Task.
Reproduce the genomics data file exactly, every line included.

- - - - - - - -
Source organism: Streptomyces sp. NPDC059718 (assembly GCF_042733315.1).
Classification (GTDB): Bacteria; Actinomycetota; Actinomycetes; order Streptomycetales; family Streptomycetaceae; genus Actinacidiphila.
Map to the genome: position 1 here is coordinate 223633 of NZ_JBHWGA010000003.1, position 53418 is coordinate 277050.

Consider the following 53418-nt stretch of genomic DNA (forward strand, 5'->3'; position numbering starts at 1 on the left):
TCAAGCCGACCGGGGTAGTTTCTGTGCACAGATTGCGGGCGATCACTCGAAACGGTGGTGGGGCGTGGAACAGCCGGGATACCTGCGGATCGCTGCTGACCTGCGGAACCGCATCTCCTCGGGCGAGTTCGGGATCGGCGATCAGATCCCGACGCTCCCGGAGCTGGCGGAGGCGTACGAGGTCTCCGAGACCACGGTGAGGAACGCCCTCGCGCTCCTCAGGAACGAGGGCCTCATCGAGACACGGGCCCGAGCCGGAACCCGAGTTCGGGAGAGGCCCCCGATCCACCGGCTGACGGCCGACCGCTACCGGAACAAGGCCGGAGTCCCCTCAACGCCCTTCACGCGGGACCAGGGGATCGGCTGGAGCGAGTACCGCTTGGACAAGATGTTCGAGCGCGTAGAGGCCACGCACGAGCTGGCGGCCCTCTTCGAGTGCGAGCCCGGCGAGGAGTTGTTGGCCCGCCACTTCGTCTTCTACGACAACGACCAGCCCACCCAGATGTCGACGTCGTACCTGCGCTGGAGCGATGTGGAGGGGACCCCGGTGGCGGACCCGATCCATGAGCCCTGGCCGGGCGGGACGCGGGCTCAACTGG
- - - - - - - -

Source organism: Streptomyces sp. NPDC059718 (assembly GCF_042733315.1).
Classification (GTDB): Bacteria; Actinomycetota; Actinomycetes; order Streptomycetales; family Streptomycetaceae; genus Actinacidiphila.
Map to the genome: position 1 here is coordinate 223633 of NZ_JBHWGA010000003.1, position 53418 is coordinate 277050.

Consider the following 53418-nt stretch of genomic DNA (forward strand, 5'->3'; position numbering starts at 1 on the left):
TCAAGCCGACCGGGGTAGTTTCTGTGCACAGATTGCGGGCGATCACTCGAAACGGTGGTGGGGCGTGGAACAGCCGGGATACCTGCGGATCGCTGCTGACCTGCGGAACCGCATCTCCTCGGGCGAGTTCGGGATCGGCGATCAGATCCCGACGCTCCCGGAGCTGGCGGAGGCGTACGAGGTCTCCGAGACCACGGTGAGGAACGCCCTCGCGCTCCTCAGGAACGAGGGCCTCATCGAGACACGGGCCCGAGCCGGAACCCGAGTTCGGGAGAGGCCCCCGATCCACCGGCTGACGGCCGACCGCTACCGGAACAAGGCCGGAGTCCCCTCAACGCCCTTCACGCGGGACCAGGGGATCGGCTGGAGCGAGTACCGCTTGGACAAGATGTTCGAGCGCGTAGAGGCCACGCACGAGCTGGCGGCCCTCTTCGAGTGCGAGCCCGGCGAGGAGTTGTTGGCCCGCCACTTCGTCTTCTACGACAACGACCAGCCCACCCAGATGTCGACGTCGTACCTGCGCTGGAGCGATGTGGAGGGGACCCCGGTGGCGGACCCGATCCATGAGCCCTGGCCGGGCGGGACGCGGGCTCAACTGG